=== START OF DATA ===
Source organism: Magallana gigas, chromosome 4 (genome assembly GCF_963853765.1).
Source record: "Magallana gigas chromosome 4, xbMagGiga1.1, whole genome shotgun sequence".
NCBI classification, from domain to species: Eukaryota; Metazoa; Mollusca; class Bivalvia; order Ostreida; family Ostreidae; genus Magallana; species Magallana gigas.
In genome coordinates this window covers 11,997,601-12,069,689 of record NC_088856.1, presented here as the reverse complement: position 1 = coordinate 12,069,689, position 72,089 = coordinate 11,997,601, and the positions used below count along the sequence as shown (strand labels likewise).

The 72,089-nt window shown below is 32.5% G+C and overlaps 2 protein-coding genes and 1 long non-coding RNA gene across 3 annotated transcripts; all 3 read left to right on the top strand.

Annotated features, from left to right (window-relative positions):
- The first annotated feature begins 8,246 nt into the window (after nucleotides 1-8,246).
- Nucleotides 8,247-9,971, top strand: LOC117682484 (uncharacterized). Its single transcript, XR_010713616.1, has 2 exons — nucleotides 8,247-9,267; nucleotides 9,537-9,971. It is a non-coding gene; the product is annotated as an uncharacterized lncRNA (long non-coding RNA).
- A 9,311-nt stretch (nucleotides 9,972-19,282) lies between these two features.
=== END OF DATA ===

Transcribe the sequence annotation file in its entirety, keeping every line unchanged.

Source organism: Magallana gigas, chromosome 4 (genome assembly GCF_963853765.1).
Source record: "Magallana gigas chromosome 4, xbMagGiga1.1, whole genome shotgun sequence".
NCBI classification, from domain to species: Eukaryota; Metazoa; Mollusca; class Bivalvia; order Ostreida; family Ostreidae; genus Magallana; species Magallana gigas.
In genome coordinates this window covers 11,997,601-12,069,689 of record NC_088856.1, presented here as the reverse complement: position 1 = coordinate 12,069,689, position 72,089 = coordinate 11,997,601, and the positions used below count along the sequence as shown (strand labels likewise).

The 72,089-nt window shown below is 32.5% G+C and overlaps 2 protein-coding genes and 1 long non-coding RNA gene across 3 annotated transcripts; all 3 read left to right on the top strand.

Annotated features, from left to right (window-relative positions):
- The first annotated feature begins 8,246 nt into the window (after nucleotides 1-8,246).
- Nucleotides 8,247-9,971, top strand: LOC117682484 (uncharacterized). Its single transcript, XR_010713616.1, has 2 exons — nucleotides 8,247-9,267; nucleotides 9,537-9,971. It is a non-coding gene; the product is annotated as an uncharacterized lncRNA (long non-coding RNA).
- A 9,311-nt stretch (nucleotides 9,972-19,282) lies between these two features.